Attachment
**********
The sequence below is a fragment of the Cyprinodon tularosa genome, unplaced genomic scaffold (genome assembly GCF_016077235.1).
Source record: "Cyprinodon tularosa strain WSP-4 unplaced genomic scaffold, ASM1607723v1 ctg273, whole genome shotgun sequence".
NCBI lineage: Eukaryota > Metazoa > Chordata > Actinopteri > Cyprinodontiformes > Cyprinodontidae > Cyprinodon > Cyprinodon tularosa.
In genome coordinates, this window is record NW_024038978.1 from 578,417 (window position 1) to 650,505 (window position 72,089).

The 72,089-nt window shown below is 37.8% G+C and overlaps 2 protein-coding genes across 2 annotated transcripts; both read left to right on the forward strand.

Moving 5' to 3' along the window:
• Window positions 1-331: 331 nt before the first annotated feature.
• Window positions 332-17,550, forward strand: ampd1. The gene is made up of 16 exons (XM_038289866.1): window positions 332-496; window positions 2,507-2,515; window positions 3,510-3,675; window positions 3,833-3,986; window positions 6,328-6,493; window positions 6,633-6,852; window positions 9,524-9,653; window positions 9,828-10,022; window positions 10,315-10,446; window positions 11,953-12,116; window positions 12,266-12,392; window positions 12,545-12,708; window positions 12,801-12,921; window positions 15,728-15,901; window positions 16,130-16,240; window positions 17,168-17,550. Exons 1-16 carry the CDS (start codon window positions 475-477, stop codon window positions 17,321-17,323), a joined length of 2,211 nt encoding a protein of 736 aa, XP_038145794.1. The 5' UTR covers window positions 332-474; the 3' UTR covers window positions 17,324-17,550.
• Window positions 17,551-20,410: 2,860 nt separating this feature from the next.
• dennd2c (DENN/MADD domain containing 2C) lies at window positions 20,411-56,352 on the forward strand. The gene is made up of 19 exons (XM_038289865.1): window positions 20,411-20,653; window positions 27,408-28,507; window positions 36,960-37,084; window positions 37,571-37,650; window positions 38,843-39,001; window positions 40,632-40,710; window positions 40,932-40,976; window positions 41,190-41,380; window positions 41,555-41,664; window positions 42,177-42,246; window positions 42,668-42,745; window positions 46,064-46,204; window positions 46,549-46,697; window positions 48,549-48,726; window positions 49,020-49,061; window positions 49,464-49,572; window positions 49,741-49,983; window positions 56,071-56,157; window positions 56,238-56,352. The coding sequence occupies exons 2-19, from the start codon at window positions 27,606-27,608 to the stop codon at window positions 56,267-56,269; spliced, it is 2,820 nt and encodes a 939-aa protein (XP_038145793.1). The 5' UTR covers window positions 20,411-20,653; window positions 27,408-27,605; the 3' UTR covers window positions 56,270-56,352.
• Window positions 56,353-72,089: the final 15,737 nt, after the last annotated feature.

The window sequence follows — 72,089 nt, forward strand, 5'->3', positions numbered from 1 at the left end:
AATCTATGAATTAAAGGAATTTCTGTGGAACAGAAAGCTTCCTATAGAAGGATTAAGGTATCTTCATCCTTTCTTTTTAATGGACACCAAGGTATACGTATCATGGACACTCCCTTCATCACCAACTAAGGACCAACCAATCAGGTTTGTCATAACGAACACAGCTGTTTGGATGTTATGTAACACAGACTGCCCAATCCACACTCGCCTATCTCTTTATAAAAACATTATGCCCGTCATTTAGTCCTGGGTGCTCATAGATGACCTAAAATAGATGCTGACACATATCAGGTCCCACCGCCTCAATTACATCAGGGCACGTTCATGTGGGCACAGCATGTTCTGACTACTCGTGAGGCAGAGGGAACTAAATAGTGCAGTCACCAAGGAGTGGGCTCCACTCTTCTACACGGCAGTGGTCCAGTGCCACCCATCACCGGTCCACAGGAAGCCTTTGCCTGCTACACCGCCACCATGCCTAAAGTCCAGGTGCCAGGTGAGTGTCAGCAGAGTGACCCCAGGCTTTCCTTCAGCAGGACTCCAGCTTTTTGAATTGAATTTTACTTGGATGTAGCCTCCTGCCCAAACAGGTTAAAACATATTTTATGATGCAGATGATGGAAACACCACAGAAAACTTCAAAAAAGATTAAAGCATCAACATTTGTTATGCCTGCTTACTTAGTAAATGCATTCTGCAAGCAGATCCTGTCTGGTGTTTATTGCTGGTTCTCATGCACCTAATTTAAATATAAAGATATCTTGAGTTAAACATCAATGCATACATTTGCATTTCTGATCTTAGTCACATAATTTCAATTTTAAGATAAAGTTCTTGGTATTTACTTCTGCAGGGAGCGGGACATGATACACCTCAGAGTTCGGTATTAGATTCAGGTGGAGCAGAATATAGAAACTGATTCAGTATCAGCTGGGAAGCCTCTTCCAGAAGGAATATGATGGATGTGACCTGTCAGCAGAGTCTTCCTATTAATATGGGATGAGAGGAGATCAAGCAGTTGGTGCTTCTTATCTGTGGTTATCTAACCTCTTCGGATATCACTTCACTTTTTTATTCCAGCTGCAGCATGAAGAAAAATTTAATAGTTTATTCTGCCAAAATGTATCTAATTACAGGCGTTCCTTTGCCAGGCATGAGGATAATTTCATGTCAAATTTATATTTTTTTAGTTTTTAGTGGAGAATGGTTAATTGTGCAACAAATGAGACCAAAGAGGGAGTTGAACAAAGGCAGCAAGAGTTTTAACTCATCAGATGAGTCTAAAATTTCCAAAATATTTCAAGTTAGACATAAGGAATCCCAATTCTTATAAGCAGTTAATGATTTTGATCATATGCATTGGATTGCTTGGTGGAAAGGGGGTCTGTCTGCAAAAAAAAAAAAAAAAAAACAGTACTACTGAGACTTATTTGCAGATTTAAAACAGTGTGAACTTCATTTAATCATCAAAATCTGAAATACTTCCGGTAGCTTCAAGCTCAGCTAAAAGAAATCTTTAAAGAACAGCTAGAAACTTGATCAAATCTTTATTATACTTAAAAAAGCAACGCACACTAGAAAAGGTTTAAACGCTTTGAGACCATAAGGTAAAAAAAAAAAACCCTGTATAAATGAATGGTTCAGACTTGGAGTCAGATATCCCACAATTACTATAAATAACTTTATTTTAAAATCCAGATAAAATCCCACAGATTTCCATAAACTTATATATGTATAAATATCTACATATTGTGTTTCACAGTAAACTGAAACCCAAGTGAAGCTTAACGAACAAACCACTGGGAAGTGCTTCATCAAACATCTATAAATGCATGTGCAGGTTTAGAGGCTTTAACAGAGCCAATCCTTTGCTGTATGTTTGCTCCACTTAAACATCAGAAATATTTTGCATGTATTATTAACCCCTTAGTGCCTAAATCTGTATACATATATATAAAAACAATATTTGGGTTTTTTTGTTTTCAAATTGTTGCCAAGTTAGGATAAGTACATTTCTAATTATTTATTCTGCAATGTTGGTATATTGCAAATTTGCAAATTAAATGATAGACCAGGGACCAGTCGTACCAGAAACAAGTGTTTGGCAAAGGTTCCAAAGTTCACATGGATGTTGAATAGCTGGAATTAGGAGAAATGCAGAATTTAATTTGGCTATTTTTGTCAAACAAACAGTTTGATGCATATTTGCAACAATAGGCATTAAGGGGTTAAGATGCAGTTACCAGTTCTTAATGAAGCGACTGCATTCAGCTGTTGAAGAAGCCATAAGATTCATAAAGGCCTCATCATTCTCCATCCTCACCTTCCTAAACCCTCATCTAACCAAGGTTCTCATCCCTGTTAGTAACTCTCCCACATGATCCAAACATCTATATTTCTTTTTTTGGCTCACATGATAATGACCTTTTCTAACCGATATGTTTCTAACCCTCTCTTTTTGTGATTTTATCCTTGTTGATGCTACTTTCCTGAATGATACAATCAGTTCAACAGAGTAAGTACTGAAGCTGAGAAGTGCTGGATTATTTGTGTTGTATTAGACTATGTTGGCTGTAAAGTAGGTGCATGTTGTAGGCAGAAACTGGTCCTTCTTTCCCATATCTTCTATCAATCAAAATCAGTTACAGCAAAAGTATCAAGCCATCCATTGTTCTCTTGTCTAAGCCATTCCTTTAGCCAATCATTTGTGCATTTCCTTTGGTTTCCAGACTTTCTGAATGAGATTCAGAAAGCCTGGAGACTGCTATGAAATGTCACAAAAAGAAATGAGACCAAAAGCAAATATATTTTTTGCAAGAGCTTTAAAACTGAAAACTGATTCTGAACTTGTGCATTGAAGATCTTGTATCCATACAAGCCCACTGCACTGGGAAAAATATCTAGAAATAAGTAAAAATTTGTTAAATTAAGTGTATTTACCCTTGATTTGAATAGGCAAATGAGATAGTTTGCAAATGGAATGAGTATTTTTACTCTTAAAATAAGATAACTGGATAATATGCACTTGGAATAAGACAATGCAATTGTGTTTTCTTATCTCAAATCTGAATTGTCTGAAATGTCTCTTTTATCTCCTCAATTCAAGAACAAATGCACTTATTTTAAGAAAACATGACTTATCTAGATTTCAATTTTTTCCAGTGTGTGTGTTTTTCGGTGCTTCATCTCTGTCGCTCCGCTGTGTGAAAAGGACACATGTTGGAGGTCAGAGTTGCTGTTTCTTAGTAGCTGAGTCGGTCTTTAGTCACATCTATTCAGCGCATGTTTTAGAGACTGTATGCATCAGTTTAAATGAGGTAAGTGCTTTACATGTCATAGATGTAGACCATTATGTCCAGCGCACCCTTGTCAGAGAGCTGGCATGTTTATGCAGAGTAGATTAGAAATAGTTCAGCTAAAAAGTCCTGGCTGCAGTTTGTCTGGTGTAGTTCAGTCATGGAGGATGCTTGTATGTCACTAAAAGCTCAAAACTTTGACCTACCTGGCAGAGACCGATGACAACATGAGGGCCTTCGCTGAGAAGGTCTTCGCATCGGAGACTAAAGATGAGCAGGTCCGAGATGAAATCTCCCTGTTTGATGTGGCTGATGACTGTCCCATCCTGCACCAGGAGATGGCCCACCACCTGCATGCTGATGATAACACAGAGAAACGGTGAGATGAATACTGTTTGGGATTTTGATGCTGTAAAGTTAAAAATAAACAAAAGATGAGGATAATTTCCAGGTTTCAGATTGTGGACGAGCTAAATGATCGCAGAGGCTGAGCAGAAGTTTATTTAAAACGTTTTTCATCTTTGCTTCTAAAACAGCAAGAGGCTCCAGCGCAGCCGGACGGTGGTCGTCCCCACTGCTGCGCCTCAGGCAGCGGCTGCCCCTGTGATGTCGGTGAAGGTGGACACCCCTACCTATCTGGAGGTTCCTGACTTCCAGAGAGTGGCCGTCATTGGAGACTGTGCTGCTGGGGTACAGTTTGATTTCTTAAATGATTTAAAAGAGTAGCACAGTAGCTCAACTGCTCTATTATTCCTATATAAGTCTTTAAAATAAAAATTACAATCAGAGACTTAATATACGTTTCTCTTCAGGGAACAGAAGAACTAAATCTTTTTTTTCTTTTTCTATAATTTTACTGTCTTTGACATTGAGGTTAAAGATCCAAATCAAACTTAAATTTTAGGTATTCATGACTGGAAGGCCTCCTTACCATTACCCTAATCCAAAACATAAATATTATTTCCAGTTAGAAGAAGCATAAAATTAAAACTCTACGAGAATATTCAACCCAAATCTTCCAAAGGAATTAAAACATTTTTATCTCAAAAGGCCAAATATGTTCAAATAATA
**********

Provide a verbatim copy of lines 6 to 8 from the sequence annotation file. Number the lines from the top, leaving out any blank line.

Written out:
Moving 5' to 3' along the window:
• Window positions 1-331: 331 nt before the first annotated feature.
• Window positions 332-17,550, forward strand: ampd1. The gene is made up of 16 exons (XM_038289866.1): window positions 332-496; window positions 2,507-2,515; window positions 3,510-3,675; window positions 3,833-3,986; window positions 6,328-6,493; window positions 6,633-6,852; window positions 9,524-9,653; window positions 9,828-10,022; window positions 10,315-10,446; window positions 11,953-12,116; window positions 12,266-12,392; window positions 12,545-12,708; window positions 12,801-12,921; window positions 15,728-15,901; window positions 16,130-16,240; window positions 17,168-17,550. Exons 1-16 carry the CDS (start codon window positions 475-477, stop codon window positions 17,321-17,323), a joined length of 2,211 nt encoding a protein of 736 aa, XP_038145794.1. The 5' UTR covers window positions 332-474; the 3' UTR covers window positions 17,324-17,550.